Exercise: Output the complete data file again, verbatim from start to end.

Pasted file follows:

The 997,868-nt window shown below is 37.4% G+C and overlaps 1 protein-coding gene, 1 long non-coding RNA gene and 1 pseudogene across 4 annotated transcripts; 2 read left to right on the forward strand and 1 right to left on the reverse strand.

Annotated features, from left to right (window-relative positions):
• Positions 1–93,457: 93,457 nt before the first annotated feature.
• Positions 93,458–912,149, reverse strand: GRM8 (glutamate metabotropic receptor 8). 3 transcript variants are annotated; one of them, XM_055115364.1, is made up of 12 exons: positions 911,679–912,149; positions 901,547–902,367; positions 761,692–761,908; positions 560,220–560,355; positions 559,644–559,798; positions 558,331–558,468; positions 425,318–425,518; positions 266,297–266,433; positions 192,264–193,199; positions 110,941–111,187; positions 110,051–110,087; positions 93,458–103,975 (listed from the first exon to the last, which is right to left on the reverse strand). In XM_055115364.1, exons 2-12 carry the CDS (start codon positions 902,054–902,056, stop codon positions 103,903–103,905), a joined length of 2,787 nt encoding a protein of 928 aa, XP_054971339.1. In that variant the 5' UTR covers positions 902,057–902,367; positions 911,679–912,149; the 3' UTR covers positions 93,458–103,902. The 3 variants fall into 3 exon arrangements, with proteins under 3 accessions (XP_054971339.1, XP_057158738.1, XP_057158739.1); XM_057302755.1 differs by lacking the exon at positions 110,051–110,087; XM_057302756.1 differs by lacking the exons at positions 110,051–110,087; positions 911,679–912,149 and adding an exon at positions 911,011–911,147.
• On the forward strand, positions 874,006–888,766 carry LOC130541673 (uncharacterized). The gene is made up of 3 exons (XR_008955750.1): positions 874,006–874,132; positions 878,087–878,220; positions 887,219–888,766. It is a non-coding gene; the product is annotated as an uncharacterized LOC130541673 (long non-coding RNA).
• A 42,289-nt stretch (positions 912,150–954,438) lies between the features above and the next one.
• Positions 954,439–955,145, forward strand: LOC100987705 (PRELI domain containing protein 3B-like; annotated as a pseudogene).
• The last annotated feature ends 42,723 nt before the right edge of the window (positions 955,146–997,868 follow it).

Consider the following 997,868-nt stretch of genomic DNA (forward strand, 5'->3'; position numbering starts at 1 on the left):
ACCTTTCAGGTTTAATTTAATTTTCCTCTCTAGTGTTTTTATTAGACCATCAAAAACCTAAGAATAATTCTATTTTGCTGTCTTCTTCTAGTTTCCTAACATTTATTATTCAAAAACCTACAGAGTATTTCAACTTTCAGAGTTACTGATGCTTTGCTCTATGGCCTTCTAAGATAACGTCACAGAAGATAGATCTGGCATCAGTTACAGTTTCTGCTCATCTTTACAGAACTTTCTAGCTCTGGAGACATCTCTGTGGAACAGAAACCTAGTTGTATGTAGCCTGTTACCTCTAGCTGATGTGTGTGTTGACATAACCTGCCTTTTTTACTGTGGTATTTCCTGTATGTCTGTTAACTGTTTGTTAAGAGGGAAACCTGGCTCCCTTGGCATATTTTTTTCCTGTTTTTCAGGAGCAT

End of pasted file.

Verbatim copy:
The 997,868-nt window shown below is 37.4% G+C and overlaps 1 protein-coding gene, 1 long non-coding RNA gene and 1 pseudogene across 4 annotated transcripts; 2 read left to right on the forward strand and 1 right to left on the reverse strand.

Annotated features, from left to right (window-relative positions):
• Positions 1–93,457: 93,457 nt before the first annotated feature.
• Positions 93,458–912,149, reverse strand: GRM8 (glutamate metabotropic receptor 8). 3 transcript variants are annotated; one of them, XM_055115364.1, is made up of 12 exons: positions 911,679–912,149; positions 901,547–902,367; positions 761,692–761,908; positions 560,220–560,355; positions 559,644–559,798; positions 558,331–558,468; positions 425,318–425,518; positions 266,297–266,433; positions 192,264–193,199; positions 110,941–111,187; positions 110,051–110,087; positions 93,458–103,975 (listed from the first exon to the last, which is right to left on the reverse strand). In XM_055115364.1, exons 2-12 carry the CDS (start codon positions 902,054–902,056, stop codon positions 103,903–103,905), a joined length of 2,787 nt encoding a protein of 928 aa, XP_054971339.1. In that variant the 5' UTR covers positions 902,057–902,367; positions 911,679–912,149; the 3' UTR covers positions 93,458–103,902. The 3 variants fall into 3 exon arrangements, with proteins under 3 accessions (XP_054971339.1, XP_057158738.1, XP_057158739.1); XM_057302755.1 differs by lacking the exon at positions 110,051–110,087; XM_057302756.1 differs by lacking the exons at positions 110,051–110,087; positions 911,679–912,149 and adding an exon at positions 911,011–911,147.
• On the forward strand, positions 874,006–888,766 carry LOC130541673 (uncharacterized). The gene is made up of 3 exons (XR_008955750.1): positions 874,006–874,132; positions 878,087–878,220; positions 887,219–888,766. It is a non-coding gene; the product is annotated as an uncharacterized LOC130541673 (long non-coding RNA).
• A 42,289-nt stretch (positions 912,150–954,438) lies between the features above and the next one.
• Positions 954,439–955,145, forward strand: LOC100987705 (PRELI domain containing protein 3B-like; annotated as a pseudogene).
• The last annotated feature ends 42,723 nt before the right edge of the window (positions 955,146–997,868 follow it).

Consider the following 997,868-nt stretch of genomic DNA (forward strand, 5'->3'; position numbering starts at 1 on the left):
ACCTTTCAGGTTTAATTTAATTTTCCTCTCTAGTGTTTTTATTAGACCATCAAAAACCTAAGAATAATTCTATTTTGCTGTCTTCTTCTAGTTTCCTAACATTTATTATTCAAAAACCTACAGAGTATTTCAACTTTCAGAGTTACTGATGCTTTGCTCTATGGCCTTCTAAGATAACGTCACAGAAGATAGATCTGGCATCAGTTACAGTTTCTGCTCATCTTTACAGAACTTTCTAGCTCTGGAGACATCTCTGTGGAACAGAAACCTAGTTGTATGTAGCCTGTTACCTCTAGCTGATGTGTGTGTTGACATAACCTGCCTTTTTTACTGTGGTATTTCCTGTATGTCTGTTAACTGTTTGTTAAGAGGGAAACCTGGCTCCCTTGGCATATTTTTTTCCTGTTTTTCAGGAGCAT